Updated: Jul 19, 2020
Stress. We all have it, and it’s important to our survival, the problem is, in today’s world the type of skills required for survival have changed greatly. The system that used to help us defend and heal from an attack are now trying to help us manage 40+ hour work weeks, control road rage, and cyber bullying.
Stress initiates the sympathetic nervous system and ignites your ‘fight or flight’ response. Once triggered, adrenaline and noradrenaline increase and provides you with a temporary boost of energy to allow you to escape the source of stress or heal from it afterwards. Once the danger has subsided, your parasympathetic nervous system kicks in and sends cortisol to bring adrenaline and noradrenaline back to normal levels. The problem is, when those stressors don’t subside, and you continue to go to a job/relationship/thing that is killing you, the sympathetic nervous system remains engaged, inflammation persists, and stress becomes a condition with serious implications to your health and well being. Stress makes you vulnerable to illness and your body may even lose its ability to manage stress, even after those stressors go away.
Common symptoms of stress are fatigue, muscle tension, sleep irregularities, headache, teeth grinding, feeling nervous, dizzy, or overwhelmed, irritability, anger, and change in appetite or sex drive. If you don’t take steps to calm your nervous system you can damage your heart, develop other health conditions or exacerbate existing ones.
There are many things that contribute to stress. Job pressures, money, health, relationships, media overload, and poor nutrition are everyday stressors. Events such as the death of a loved one and prolonged exposure to violence can wreak havoc. Early childhood trauma has lifelong consequences on one’s ability to regulate a normal cortisol response.
People are working more hours to make both ends meet and we have too many things to pay attention to. We’ve all been told to avoid stress, but you can’t quit your job and decide not pay your bills, so what do we do?
There are many things you can and should do to manage stress. Plan your meals, exercise, meditate, have sex, practice a hobby, make time for yourself, find laughter and avoid negative coping methods. Mindfulness practices are especially effective for managing stress. In our very biased opinion, there is no easier and efficient way to manage stress than floating.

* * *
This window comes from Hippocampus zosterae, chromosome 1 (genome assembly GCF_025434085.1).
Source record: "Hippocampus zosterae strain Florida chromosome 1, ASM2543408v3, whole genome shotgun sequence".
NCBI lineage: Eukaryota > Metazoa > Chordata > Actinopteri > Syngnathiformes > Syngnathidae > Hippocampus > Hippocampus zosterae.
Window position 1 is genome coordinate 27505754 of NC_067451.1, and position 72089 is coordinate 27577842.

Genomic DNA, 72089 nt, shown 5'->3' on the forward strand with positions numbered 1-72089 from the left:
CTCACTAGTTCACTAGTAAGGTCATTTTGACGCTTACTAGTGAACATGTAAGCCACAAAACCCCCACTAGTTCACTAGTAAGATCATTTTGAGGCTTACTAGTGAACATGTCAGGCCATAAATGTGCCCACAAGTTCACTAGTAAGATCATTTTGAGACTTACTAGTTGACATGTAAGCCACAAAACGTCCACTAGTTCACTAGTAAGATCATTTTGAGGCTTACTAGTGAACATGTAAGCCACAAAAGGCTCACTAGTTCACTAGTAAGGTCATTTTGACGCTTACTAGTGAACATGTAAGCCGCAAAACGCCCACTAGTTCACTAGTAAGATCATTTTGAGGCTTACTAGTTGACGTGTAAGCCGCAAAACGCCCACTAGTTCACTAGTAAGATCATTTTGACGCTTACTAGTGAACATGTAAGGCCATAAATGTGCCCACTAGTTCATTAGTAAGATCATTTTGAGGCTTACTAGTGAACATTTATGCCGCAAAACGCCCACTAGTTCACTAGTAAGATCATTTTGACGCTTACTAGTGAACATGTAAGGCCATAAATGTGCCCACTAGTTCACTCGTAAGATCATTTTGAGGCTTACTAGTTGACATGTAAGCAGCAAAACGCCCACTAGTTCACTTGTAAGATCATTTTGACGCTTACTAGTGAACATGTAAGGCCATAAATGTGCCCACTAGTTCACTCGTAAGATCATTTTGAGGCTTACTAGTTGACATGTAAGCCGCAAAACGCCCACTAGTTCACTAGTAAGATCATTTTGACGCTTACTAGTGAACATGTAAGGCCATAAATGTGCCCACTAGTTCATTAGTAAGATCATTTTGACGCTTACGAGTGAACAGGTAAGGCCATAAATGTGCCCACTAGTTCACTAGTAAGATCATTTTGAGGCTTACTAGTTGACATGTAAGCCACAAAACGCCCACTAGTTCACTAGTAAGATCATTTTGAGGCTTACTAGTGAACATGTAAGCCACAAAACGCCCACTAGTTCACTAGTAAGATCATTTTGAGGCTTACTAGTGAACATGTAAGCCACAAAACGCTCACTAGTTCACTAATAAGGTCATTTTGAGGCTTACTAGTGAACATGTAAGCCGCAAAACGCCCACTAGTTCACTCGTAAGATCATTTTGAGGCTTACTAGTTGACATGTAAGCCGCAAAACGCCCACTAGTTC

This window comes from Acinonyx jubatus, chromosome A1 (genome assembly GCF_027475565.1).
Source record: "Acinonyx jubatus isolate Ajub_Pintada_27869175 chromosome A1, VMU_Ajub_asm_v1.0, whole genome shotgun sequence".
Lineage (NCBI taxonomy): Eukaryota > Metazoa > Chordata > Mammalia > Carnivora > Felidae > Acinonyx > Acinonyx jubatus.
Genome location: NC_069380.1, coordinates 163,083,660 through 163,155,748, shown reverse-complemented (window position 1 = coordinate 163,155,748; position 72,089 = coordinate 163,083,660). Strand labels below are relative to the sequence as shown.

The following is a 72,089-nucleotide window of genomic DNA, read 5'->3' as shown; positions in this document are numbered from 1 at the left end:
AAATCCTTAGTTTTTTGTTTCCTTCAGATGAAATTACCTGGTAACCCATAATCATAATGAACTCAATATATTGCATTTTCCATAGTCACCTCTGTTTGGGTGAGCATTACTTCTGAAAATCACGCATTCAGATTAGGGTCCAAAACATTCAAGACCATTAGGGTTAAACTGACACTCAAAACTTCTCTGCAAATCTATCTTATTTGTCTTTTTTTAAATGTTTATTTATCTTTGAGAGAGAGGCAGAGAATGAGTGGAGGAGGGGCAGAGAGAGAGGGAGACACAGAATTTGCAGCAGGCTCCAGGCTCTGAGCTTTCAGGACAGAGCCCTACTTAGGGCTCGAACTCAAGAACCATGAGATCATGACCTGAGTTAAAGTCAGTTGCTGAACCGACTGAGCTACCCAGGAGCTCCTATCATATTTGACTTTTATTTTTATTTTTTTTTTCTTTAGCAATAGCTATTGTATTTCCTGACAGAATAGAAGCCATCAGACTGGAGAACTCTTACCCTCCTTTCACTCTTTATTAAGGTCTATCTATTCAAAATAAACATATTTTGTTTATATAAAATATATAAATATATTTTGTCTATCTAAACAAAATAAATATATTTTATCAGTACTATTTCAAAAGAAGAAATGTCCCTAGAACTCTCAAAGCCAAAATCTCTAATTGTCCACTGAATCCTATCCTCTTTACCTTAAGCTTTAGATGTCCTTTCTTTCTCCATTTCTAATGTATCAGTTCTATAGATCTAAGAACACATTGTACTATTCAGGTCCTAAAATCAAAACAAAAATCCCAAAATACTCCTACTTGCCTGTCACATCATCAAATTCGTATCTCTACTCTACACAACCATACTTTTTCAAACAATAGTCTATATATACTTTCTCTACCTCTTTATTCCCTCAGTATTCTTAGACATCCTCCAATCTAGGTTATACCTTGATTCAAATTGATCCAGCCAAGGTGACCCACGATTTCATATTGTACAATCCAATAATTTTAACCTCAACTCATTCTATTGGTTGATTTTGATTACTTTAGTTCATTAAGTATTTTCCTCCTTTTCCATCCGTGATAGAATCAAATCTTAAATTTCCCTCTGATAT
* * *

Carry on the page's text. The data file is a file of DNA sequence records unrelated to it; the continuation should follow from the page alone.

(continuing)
Floating initiates your parasympathetic nervous system and brings you to a state of “rest and digest”. In the float tank there are no expectations, no distractions, no social norms or judgements. Nearly every system in your body that continually operates in your background is calmed and relaxed in the float tank.
The feeling of weightlessness is both literal and figurative.
Sometimes a stressful day can play back in your mind during your float like a movie. I take this opportunity to view the situation from various perspectives and see if I could have handled myself better. The hope is that I learn and grow from the situation and can make better decisions in the future. Once I’ve gone through this process it closes the stress cycle, I’m able to put it behind me and move forward without the stress bottled up inside or hanging over me.
A float tank is an incredibly powerful tool for reflection,
analysis, and critical thinking.
One of the most important benefits floating has to offer is the release of muscle tension. We hold stress in our bodies in weird places that you may not even recognize. Floating will help melt that stress and muscle tension away.
Floating is so simple, low risk, with no known harmful side effects. You really have nothing to lose but stress.
I have done my best to explain stress and the immune system as I understand it, but I am a novice of knowledge. If you want to dig deeper, I highly recommend M.C. Flux’ presentation "Floating and the Immune System" from the 2018 Float Conference.